It’s been 20 years since we moved from folders to the Start button to start up our workday. One generation later Windows 10 needs to answer not only if it is the best choice for business, but also the blurred lines work tech has taken with the whole world gone mobile.
I remember spending four hours in college desperately hoping my IBM 486 processor and sparse 1 GB of memory would allow me to shun folders for this new magical access point to software — what we used to call apps when data stayed in place. Since those dark desktop days of the 1990s, the devices to process and share data have become smaller in stature while growing exponentially more powerful and diversified in work capability and connectivity.
So powerful, in fact, that we procure our own tech and expect it to be accepted for light or heavy work usage. Thankfully bring-your-own-device (BYOD) and enterprise mobility management (EMM) solutions entered the lexicon of secure data delivery to keep shopping lists away from financial spreadsheets across the vast array of OS and device options.
Understanding Windows’ Current Position
Before we get into Windows 10 abilities for a more mobile-ready business environment of seamless data sharing, it would help to look at where Windows road warriors currently reside. Microsoft made headway with Windows Phone 8.1 in the mobile race, but there’s no reason to obfuscate that the foray only drew a small percentage of the mobile market.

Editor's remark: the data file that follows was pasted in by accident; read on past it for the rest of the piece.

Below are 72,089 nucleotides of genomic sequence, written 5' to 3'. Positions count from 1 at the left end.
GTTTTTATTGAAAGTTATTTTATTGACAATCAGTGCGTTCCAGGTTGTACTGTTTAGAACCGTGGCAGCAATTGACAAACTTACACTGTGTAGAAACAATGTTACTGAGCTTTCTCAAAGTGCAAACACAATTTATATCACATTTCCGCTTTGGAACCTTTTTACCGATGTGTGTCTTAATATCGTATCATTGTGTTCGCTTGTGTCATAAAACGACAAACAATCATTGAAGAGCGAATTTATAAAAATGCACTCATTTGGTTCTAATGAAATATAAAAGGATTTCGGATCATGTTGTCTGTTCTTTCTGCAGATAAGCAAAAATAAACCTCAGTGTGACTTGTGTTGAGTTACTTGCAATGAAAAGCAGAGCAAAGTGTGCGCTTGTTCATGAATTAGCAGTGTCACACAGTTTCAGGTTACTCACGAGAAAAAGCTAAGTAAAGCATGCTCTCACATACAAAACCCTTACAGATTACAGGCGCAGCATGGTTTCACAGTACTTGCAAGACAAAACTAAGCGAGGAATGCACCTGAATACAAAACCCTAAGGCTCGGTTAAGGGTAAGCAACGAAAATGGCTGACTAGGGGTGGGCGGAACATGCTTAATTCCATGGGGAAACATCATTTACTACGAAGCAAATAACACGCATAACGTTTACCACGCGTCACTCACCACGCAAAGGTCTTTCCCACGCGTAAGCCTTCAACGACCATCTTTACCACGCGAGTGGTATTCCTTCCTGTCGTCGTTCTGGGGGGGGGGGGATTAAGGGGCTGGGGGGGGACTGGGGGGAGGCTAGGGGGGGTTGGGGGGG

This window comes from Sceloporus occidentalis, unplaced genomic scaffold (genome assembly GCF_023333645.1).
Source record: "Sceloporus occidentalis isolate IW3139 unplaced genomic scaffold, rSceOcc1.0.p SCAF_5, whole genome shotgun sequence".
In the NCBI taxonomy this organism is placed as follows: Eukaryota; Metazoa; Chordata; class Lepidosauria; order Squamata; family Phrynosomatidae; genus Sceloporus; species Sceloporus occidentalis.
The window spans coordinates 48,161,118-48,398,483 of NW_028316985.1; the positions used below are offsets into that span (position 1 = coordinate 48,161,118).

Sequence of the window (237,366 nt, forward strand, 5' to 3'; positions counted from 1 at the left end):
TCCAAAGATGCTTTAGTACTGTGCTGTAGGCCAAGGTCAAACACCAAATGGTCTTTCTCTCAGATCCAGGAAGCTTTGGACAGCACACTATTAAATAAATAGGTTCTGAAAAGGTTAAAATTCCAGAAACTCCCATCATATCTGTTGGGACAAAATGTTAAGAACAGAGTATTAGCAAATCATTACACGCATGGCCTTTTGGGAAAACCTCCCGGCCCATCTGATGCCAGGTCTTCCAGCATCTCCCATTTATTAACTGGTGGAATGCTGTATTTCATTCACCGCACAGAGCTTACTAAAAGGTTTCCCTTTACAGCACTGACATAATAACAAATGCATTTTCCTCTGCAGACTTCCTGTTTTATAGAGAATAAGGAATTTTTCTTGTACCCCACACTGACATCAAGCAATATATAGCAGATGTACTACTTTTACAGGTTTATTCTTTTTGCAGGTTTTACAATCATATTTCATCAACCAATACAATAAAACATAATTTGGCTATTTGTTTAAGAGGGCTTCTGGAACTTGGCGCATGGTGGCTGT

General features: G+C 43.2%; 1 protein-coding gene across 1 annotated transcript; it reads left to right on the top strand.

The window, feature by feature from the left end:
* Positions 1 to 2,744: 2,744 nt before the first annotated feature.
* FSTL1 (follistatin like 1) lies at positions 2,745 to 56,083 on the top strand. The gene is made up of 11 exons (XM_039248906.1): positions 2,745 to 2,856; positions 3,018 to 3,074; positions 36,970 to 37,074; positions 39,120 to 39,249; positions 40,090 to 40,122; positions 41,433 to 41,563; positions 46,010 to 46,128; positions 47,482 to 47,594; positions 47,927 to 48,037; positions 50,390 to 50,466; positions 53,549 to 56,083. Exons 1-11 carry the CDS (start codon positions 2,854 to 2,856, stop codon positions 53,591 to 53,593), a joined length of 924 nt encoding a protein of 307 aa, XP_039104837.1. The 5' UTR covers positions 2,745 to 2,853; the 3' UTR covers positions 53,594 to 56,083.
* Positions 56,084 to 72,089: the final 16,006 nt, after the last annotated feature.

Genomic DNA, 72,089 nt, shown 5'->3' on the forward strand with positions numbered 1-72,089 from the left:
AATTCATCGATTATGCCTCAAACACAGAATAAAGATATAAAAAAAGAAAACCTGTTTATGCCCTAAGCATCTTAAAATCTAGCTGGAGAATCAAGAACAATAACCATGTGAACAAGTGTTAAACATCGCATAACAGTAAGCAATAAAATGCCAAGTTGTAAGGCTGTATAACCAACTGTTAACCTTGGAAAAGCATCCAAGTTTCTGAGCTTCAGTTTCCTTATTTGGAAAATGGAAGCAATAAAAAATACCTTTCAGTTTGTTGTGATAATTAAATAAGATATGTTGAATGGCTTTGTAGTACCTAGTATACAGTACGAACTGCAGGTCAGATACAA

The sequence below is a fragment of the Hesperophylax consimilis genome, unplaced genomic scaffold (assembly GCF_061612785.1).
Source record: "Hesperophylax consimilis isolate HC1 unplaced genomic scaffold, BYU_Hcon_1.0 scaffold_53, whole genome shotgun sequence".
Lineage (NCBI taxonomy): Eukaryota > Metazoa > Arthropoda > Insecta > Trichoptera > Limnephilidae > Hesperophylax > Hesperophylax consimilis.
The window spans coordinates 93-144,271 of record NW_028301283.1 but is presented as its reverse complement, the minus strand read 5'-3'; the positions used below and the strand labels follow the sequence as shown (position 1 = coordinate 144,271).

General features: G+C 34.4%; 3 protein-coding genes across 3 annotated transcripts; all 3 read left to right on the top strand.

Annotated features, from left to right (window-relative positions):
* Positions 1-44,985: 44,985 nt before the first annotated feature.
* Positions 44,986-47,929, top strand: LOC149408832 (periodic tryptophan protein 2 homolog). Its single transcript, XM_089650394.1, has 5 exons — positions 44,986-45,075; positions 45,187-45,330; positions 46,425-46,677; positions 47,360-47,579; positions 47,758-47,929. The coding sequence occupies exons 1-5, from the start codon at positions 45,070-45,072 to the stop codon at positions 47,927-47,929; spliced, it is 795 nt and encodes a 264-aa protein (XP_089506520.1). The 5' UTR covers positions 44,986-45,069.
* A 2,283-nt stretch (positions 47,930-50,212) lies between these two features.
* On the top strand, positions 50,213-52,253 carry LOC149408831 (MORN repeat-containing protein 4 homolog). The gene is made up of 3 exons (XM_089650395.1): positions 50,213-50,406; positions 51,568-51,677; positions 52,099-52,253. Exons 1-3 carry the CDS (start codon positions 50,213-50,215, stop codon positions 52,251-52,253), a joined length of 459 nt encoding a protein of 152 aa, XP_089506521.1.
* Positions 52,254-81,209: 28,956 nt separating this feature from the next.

Despite the affordability of Windows Phone and the high horsepower inside, the dominance of Apple in business and Android in the consumer market barely wavered. The mobile 80-20 (ish) flip-flop remained in place. Desktop is different, but desktops are also in a slow demise as more millennials — and pretty much everyone else — arrives at work with their own tech.
Windows 10 marks a departure from the usual Microsoft strategy with deeper inclusion and acceptance of third-party apps. As a writer for IBM, I had the good fortune to chart the mobile explosion over the past few years. Whereas the first few years of the race for mobile dominance focused on the processing power, ergonomics (think tactile keyboards) and if people “could hear you now” while talking on devices, the next leg is to be carried by apps and the full recognition that usability and access transparency for end users will be ahead of the next form factor explosion or data divination of business empowerment.
What Takes Windows 10 to the Next Level?
I recently asked Chuck Brown, IBM Product Manager for Mobile Security, to illuminate why Windows 7 ate 9 and what makes Windows 10 mightier for mobile productivity and security in business.
Q: Chuck, how will Windows 10 bolster data security for mobile users?
A: The API sets are similar to Windows 8.1, but far more inclusive with third-party data sets and extensive across devices. This is a major departure from Microsoft, showing the convergence of workflows across multiple devices and operating systems.